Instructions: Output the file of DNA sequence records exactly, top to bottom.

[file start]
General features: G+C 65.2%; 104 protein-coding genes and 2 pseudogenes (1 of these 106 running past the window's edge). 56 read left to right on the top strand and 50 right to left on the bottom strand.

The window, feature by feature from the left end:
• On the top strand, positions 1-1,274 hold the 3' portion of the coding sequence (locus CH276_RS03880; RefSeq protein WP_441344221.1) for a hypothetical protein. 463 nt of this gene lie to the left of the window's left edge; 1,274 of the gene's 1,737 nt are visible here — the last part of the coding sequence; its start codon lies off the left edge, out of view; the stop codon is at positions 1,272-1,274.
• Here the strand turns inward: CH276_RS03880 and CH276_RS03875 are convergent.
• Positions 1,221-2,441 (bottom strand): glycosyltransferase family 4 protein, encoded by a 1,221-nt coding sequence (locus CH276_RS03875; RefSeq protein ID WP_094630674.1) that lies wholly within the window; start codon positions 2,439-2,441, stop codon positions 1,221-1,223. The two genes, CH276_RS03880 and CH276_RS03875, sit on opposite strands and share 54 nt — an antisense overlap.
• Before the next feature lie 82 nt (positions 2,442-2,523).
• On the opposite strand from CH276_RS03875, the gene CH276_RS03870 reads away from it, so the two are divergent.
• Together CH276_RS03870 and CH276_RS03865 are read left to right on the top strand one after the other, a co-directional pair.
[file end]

General features: G+C 65.2%; 104 protein-coding genes and 2 pseudogenes (1 of these 106 running past the window's edge). 56 read left to right on the top strand and 50 right to left on the bottom strand.

The window, feature by feature from the left end:
• On the top strand, positions 1-1,274 hold the 3' portion of the coding sequence (locus CH276_RS03880; RefSeq protein WP_441344221.1) for a hypothetical protein. 463 nt of this gene lie to the left of the window's left edge; 1,274 of the gene's 1,737 nt are visible here — the last part of the coding sequence; its start codon lies off the left edge, out of view; the stop codon is at positions 1,272-1,274.
• Here the strand turns inward: CH276_RS03880 and CH276_RS03875 are convergent.
• Positions 1,221-2,441 (bottom strand): glycosyltransferase family 4 protein, encoded by a 1,221-nt coding sequence (locus CH276_RS03875; RefSeq protein ID WP_094630674.1) that lies wholly within the window; start codon positions 2,439-2,441, stop codon positions 1,221-1,223. The two genes, CH276_RS03880 and CH276_RS03875, sit on opposite strands and share 54 nt — an antisense overlap.
• Before the next feature lie 82 nt (positions 2,442-2,523).
• On the opposite strand from CH276_RS03875, the gene CH276_RS03870 reads away from it, so the two are divergent.
• Together CH276_RS03870 and CH276_RS03865 are read left to right on the top strand one after the other, a co-directional pair.